Is Outsourcing a Smart Corporate Strategy?
For years now, the topic of outsourcing has been a heated debate here in America as corporations struggle to decide whether or not this is the best practice for their business. The current trend in outsourcing has been to outsource micro work that many companies would like to do, however overlook as it is labor intensive work that they cannot make a profit on the output. An example of this is low cost data management jobs for computer companies. Another trend in outsourcing is to send work overseas where the cost of labor is vastly cheaper than the labor here in America. While American workers fear that outsourcing is taking away employment opportunities from simple factory jobs to highly skilled engineering jobs, corporations believe they are seizing an opportunity for corporate growth and the ability to reach their full potential. Furthermore, after researching the pros and cons of both trends, I have come to the conclusion that outsourcing has proven to be a beneficial practice to corporations as well as in some occasions a positive outcome for American jobs.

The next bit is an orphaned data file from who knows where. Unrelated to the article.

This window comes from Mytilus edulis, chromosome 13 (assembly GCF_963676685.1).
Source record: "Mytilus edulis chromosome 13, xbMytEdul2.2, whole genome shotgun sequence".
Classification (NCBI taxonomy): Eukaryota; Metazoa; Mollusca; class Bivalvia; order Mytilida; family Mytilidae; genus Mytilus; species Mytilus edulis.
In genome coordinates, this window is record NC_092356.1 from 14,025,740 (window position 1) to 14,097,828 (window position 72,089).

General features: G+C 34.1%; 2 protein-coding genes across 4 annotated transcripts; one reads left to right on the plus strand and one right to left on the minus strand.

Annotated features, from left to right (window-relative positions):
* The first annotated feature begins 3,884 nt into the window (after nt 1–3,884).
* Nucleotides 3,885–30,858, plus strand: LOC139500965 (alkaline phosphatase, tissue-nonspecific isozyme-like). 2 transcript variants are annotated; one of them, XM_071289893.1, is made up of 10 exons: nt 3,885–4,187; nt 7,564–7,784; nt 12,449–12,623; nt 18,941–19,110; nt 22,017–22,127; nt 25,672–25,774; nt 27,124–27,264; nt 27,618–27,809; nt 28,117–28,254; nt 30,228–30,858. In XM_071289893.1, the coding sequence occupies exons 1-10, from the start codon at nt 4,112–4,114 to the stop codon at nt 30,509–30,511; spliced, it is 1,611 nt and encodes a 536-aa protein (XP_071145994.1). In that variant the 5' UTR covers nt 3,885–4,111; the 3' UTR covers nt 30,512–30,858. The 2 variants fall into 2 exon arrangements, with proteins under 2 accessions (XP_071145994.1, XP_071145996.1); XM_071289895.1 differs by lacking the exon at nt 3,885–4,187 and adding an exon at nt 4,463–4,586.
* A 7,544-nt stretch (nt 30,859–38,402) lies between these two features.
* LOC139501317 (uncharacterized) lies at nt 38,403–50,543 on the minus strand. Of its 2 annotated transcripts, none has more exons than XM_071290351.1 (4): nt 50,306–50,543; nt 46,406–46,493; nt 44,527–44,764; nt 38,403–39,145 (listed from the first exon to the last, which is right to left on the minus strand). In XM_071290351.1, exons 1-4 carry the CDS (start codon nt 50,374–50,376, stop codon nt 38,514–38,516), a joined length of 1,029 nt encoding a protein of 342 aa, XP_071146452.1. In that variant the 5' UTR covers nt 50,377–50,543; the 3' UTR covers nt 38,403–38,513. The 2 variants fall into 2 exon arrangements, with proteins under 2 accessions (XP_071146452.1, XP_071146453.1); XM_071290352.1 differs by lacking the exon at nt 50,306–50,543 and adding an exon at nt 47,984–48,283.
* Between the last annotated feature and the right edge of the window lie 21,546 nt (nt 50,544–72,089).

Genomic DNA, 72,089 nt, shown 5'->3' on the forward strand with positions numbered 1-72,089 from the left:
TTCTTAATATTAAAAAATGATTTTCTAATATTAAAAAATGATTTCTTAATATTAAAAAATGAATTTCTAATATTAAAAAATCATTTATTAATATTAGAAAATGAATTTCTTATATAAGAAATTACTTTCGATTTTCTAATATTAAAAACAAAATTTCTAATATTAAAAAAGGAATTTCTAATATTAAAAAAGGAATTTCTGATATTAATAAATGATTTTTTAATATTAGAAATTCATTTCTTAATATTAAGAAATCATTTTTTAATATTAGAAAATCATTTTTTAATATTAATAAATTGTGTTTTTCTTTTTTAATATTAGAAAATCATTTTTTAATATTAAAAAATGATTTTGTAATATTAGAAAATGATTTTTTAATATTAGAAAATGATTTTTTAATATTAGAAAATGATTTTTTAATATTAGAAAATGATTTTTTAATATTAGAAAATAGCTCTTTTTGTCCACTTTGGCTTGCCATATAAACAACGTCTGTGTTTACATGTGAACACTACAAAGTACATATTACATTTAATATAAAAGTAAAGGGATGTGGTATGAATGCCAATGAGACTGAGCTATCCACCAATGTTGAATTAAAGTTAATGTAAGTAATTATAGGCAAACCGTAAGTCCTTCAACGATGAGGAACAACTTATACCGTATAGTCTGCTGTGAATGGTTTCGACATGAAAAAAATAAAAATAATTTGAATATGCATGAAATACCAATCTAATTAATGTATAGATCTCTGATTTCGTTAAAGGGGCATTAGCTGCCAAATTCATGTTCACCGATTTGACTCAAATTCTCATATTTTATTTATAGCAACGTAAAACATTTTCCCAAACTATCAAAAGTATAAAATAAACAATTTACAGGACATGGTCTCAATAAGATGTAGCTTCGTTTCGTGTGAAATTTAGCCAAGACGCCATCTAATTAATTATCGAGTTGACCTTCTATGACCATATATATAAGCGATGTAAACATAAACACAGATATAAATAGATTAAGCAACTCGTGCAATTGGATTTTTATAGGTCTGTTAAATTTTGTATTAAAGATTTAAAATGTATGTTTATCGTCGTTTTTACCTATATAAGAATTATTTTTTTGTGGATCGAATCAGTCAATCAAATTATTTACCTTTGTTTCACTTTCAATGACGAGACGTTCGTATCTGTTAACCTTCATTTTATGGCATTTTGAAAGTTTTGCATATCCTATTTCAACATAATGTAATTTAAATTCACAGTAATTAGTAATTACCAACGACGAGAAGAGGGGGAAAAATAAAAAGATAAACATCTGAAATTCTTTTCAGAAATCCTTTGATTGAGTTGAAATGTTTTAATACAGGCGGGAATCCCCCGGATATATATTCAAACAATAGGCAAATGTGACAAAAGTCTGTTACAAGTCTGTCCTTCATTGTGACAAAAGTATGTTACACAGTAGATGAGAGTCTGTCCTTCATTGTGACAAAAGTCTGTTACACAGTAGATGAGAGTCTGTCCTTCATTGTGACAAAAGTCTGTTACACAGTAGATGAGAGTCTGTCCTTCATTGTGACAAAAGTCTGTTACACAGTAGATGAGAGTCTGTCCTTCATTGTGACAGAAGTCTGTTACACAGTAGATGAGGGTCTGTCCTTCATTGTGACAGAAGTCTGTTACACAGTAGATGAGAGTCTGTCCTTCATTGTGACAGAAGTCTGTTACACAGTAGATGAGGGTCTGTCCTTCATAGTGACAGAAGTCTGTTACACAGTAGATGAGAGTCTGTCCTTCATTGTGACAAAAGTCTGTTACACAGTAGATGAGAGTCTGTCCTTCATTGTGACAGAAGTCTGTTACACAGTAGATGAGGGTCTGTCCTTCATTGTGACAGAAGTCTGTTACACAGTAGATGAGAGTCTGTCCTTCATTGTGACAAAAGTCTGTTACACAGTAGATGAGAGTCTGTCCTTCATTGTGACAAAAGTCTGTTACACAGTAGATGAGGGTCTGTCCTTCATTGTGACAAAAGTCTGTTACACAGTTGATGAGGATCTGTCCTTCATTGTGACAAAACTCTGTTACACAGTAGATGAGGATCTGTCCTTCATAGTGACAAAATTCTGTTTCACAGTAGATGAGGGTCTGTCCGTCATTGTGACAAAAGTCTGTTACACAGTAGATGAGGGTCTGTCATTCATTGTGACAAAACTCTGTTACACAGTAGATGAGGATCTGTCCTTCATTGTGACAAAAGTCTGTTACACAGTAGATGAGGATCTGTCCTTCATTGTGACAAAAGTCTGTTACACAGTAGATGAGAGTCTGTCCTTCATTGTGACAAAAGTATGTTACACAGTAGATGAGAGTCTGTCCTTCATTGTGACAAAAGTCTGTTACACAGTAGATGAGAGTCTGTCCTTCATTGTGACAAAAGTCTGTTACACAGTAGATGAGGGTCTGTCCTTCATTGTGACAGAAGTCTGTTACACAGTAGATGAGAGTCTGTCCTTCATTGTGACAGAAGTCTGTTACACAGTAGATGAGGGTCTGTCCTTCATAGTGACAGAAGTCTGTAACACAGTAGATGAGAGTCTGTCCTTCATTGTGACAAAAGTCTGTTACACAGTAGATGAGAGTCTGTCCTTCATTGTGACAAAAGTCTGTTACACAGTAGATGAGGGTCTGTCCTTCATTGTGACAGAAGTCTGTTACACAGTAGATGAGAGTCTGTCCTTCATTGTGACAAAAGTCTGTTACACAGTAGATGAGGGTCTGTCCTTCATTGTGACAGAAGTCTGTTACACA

While it is our first instinct to shy away from the idea of outsourcing being a positive move for a corporation, I found that if we have a better understanding of what work is being outsourced that the idea becomes less of a threat. In one article in an opinion section of the New York Times, it is explained that some companies are outsourcing micro work to both benefit their company as well as to help impoverished communities flourish. This idea is referred to as “impact sourcing”. Jobs that are created overseas through impact sourcing are jobs that could not be justified economically in the United States. “These are labor-intensive tasks that companies, governments, nonprofits or individuals would like to do ― but will only do if the costs are not prohibitive” (Bornstein, 2011).
These tasks can be items such as entering, cleaning or verifying data...